Christensen (1994) supported and followed also many ideas about critical literacy in her work “Rethinking our classrooms”. In her paper, she strongly criticized the always told fairytales and the myths that some teachers through the world tend to use to educate the children. Some of her main reasons to do so, were arguments that were based on the idea that this texts lack completely in context and they have by far nothing to do with the reality that society really needs to be told even when the target alumni are children. She also raised that these text created fake illusions in children and that these can be harmful for them because they, instead of preparing children to live adulthood in an appropriate way, manage to help children imagine fake scenarios that will surely never happen in their lives as future adults. I completely disagree with her in many ways.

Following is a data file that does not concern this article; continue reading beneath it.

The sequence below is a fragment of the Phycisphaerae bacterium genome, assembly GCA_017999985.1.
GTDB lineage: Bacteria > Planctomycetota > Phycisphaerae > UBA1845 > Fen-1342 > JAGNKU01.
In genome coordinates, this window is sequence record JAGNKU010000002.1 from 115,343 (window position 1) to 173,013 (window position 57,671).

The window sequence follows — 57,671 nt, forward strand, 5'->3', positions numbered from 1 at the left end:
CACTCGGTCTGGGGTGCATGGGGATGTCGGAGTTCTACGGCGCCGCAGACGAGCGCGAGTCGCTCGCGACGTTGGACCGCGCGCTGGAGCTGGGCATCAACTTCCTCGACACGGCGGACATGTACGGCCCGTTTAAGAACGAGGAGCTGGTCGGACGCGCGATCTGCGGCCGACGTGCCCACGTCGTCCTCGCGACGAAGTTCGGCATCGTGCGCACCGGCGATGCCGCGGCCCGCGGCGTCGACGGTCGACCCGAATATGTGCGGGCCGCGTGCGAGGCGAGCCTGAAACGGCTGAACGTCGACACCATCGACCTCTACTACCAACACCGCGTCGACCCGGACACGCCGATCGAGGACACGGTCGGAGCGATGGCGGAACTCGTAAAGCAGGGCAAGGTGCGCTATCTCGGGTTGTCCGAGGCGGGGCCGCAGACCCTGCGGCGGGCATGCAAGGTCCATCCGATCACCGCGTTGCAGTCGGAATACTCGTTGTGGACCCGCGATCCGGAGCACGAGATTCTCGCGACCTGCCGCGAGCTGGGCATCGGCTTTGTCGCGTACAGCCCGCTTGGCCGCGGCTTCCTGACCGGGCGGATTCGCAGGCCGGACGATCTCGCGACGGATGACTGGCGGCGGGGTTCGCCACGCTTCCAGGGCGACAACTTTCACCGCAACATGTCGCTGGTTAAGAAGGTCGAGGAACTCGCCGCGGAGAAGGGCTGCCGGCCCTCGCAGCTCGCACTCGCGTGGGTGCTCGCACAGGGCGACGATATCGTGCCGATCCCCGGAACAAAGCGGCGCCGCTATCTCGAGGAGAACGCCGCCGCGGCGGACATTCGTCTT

First, I have to say that many of her points were very reasonable and strong, but I guess that in my opinion she missed the point of the real use of these myths and fairytales and their importance to critical literacy nowadays. It is true to me that these types of childish literature disconnect from reality our children and students, but instead of creating a counterproductive effect, these tales help them develop creativity and they are really critical for future adults to have a set of values appropriately developed. I think so because all these stories have always a moral, that being told through a beautiful or entertaining plot, manage to teach children strong moral values that can be hardly learned in not so amicable situations like real life. Besides, it is clearly evident to see the difference between a child that has not had that education guided by this early critical literacy approach based on tales like those, and a child that has never had them. In my teaching practices, I try to select the readings for my students try to care for the content those readings have, in order to be able to empower my students and to develop critical thinking in them upon society. I prefer for my tertiary students at SENA topics like abortion debate, unemployment, euthanasia, or even other topics that I feel that they are going to strongly connect with them and with their judgments to society, instead of using texts and readings that do not connect with them and that are far from their realities as Colombian citizens and individuals.